• Use your imagination and see what other ideas you can come up with for your specific areas.

Program Resources Packet
The Women of ELCA packet is published each spring and sent to the church office of each congregation in April or May.  Alert your church secretary to look for it and pass it on to the president of your women's church unit.

Companion Church Activities

St. John Lutheran church, Port Clinton, Ohio 

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A Banner for NKUHUNGU Parish, our companion congregation 

Nkuhungu Parish, Dodoma Tanzania is a growing congregation near the new capital of Tanzania. For two years it has been the companion church of St. John’s Lutheran Church in Port Clinton.

A banner made by Kathy Lay of Port Clinton was presented to our African friends in Christ by the group from N.W. Ohio who visited Tanzania in July. Bishop Marcus Lohrman and Pastor David Bliss made the presentation at the laying of the cornerstone for their new building.

The banner had eight symbols representing the days between Easter and Pentecost; a cross, fish with net, man in prayer, lambs, fire flames, globe surrounded by people, bread, and fish with host. It will be hung in their place of worship.

This two year relationship has grown from exchanging letters and pictures to helping monitarily with construction of their worship and health facilities.

As we feel that we are beginning to know each other, we think of the fun it would be to visit.

Submitted by: Martha Bridgeman, St. John’s, PC

** If you have other suggestions or know of things you are doing in your church  that you want to tell other about please contact us through our e-mail address Kris.Johnson@accesstoledo.com

Fair Trade - Shopping for Justice!

The choices we make when we go shopping can mean the difference between poverty stricken families and  healthy communities around the world. It is painful to realize that the cheap prices we pay at WalMart may be subsidized on the backs of poor and exploited workers around the world. Christians are realizing the immensity of this injustice and taking a stand for Justice by creating Fair Trade relationships with farmers and artisan in third world countries.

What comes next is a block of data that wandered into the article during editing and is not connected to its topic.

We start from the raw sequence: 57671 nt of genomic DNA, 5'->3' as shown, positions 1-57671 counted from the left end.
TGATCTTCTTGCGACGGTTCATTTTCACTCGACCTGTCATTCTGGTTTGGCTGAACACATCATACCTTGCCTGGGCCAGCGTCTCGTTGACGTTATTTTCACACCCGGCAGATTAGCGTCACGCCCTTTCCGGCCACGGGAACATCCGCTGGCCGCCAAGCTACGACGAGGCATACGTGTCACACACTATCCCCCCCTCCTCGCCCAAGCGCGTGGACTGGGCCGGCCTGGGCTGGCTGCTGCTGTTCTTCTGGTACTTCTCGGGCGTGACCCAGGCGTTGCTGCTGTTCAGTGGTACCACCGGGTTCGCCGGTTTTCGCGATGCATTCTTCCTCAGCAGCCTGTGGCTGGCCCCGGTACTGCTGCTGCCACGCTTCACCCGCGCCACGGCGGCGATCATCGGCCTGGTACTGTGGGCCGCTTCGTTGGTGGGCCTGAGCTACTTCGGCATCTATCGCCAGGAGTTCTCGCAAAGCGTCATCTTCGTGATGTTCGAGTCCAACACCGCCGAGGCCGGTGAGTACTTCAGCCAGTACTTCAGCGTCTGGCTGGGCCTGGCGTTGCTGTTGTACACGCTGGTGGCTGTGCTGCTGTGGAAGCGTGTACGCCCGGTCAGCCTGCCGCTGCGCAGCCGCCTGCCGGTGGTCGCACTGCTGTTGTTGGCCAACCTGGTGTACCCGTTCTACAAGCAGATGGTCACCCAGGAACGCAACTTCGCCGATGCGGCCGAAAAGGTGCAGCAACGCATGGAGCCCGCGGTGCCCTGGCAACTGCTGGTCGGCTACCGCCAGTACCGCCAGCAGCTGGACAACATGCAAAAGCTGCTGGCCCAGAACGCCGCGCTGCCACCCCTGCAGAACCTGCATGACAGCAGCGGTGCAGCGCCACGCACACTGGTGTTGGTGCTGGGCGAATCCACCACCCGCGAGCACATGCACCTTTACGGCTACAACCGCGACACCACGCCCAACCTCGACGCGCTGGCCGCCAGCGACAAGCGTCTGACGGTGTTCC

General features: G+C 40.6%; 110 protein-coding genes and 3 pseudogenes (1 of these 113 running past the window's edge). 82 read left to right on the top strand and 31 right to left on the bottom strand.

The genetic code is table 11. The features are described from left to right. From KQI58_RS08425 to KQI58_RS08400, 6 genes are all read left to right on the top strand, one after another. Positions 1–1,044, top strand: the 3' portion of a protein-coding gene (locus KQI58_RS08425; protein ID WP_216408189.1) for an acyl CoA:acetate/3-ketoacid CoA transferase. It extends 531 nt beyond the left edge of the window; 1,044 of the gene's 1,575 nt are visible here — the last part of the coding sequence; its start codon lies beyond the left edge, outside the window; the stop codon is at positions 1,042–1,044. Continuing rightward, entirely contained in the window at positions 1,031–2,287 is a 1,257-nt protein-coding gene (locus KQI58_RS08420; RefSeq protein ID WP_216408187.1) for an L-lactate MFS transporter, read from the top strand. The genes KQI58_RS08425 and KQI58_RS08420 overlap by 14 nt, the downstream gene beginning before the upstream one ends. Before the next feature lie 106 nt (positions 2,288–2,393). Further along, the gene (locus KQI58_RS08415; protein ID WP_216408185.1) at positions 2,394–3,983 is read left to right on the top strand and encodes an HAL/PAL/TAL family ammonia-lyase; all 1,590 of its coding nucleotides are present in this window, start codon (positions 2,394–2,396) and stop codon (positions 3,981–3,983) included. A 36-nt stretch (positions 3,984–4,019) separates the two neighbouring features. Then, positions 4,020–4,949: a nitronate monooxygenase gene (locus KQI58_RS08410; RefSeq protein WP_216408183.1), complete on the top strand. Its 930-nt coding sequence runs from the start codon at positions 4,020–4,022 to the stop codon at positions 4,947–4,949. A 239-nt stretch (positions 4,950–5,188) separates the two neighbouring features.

"Fair Trade involves the following principles: 

  • Producers receive a fair price - a living wage. For commodities, farmers receive a stable, minimum price. 

  • Forced labor and exploitative child labor are not allowed 

  • Buyers and producers trade under direct long-term relationships 

  • Producers have access to financial and technical assistance

  • Sustainable production techniques are encouraged 

  • Working conditions are healthy and safe 

  • Equal employment opportunities are provided for all 

  • All aspects of trade and production are open to public accountability."

From the Web site of Global Exchange - http://www.globalexchange.org/campaigns/fairtrade/

To learn more about Fair Trade check out these sites: